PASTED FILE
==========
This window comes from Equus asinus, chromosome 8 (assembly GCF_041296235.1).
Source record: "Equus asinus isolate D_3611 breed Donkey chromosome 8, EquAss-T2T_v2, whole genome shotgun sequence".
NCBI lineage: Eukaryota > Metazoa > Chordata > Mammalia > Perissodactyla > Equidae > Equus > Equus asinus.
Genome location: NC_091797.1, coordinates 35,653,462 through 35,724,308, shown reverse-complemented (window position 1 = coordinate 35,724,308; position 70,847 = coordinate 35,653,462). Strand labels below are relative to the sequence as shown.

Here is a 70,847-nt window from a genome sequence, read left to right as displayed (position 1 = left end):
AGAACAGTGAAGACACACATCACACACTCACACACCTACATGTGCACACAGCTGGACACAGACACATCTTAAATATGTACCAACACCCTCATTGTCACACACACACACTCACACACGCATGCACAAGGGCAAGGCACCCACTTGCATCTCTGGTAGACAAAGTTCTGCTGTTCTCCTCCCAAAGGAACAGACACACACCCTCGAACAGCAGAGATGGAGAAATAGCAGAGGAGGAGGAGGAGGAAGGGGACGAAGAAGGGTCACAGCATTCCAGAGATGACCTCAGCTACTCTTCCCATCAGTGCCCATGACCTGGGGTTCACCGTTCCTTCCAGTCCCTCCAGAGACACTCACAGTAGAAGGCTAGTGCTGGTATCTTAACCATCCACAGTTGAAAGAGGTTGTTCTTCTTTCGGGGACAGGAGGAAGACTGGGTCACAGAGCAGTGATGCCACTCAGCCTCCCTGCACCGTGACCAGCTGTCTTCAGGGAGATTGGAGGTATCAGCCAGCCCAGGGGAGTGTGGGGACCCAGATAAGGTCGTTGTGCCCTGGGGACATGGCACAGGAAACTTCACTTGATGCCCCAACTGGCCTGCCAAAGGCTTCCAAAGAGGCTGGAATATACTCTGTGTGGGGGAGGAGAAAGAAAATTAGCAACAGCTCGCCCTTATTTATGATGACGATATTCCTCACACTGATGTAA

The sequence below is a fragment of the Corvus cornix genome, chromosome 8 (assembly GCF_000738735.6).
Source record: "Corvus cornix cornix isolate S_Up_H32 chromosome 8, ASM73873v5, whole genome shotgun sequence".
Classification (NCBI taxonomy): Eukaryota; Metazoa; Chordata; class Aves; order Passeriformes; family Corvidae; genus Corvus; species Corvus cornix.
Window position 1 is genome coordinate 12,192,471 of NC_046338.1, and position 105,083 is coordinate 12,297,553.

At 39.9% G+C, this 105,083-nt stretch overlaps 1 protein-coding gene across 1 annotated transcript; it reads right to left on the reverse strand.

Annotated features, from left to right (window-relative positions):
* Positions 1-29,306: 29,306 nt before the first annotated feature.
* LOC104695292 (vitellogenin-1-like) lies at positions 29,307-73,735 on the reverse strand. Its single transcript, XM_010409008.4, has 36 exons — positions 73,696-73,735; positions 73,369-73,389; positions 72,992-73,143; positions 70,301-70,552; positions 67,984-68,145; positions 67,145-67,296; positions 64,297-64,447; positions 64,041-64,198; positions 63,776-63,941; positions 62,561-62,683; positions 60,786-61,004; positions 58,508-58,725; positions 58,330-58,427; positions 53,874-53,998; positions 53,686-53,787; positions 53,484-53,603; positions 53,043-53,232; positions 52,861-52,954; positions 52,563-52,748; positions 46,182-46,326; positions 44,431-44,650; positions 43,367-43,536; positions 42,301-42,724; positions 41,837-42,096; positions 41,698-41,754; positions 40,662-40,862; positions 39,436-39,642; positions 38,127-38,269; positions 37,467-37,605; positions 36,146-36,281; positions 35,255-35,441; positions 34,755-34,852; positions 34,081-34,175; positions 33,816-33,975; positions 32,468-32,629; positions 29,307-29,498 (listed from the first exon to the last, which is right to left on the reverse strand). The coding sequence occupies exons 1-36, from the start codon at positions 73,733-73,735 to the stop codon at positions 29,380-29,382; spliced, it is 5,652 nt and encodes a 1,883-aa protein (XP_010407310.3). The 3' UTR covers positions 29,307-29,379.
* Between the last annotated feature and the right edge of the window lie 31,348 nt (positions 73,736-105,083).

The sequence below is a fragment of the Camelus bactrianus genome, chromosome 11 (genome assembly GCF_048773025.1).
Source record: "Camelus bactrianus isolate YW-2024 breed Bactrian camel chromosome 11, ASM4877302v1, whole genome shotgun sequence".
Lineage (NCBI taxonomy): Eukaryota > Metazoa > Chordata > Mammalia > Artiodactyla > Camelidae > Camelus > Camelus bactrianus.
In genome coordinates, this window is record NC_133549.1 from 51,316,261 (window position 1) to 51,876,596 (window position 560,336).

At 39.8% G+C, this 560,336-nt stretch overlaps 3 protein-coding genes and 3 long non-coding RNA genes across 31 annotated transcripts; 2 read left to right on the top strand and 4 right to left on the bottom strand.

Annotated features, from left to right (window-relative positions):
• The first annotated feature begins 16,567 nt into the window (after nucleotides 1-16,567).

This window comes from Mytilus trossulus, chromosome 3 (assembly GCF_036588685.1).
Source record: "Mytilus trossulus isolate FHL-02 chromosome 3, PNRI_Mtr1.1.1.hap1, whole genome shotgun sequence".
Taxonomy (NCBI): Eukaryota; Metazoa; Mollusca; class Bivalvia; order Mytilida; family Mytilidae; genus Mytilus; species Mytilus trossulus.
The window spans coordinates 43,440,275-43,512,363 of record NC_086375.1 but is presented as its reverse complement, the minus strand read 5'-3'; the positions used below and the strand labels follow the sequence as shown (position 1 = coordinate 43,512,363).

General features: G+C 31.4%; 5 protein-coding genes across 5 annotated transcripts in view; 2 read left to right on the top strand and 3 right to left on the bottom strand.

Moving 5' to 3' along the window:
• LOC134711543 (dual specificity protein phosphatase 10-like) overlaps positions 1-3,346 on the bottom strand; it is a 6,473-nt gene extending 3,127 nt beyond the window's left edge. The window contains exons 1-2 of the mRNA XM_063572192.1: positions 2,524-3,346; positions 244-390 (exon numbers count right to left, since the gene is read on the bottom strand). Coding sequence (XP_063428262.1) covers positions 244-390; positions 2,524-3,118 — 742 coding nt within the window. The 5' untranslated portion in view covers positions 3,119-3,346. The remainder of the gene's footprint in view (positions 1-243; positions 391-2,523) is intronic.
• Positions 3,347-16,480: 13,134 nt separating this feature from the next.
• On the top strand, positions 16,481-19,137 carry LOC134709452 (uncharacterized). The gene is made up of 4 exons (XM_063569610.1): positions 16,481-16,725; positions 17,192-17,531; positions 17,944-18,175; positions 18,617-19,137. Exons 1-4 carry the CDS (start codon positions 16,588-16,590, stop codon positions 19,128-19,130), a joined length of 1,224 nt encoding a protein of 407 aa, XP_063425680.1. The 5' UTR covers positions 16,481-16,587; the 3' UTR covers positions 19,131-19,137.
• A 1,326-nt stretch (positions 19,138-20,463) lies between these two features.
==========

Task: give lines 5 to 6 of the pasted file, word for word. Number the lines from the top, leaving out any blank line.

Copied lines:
Here is a 70,847-nt window from a genome sequence, read left to right as displayed (position 1 = left end):
AGAACAGTGAAGACACACATCACACACTCACACACCTACATGTGCACACAGCTGGACACAGACACATCTTAAATATGTACCAACACCCTCATTGTCACACACACACACTCACACACGCATGCACAAGGGCAAGGCACCCACTTGCATCTCTGGTAGACAAAGTTCTGCTGTTCTCCTCCCAAAGGAACAGACACACACCCTCGAACAGCAGAGATGGAGAAATAGCAGAGGAGGAGGAGGAGGAAGGGGACGAAGAAGGGTCACAGCATTCCAGAGATGACCTCAGCTACTCTTCCCATCAGTGCCCATGACCTGGGGTTCACCGTTCCTTCCAGTCCCTCCAGAGACACTCACAGTAGAAGGCTAGTGCTGGTATCTTAACCATCCACAGTTGAAAGAGGTTGTTCTTCTTTCGGGGACAGGAGGAAGACTGGGTCACAGAGCAGTGATGCCACTCAGCCTCCCTGCACCGTGACCAGCTGTCTTCAGGGAGATTGGAGGTATCAGCCAGCCCAGGGGAGTGTGGGGACCCAGATAAGGTCGTTGTGCCCTGGGGACATGGCACAGGAAACTTCACTTGATGCCCCAACTGGCCTGCCAAAGGCTTCCAAAGAGGCTGGAATATACTCTGTGTGGGGGAGGAGAAAGAAAATTAGCAACAGCTCGCCCTTATTTATGATGACGATATTCCTCACACTGATGTAA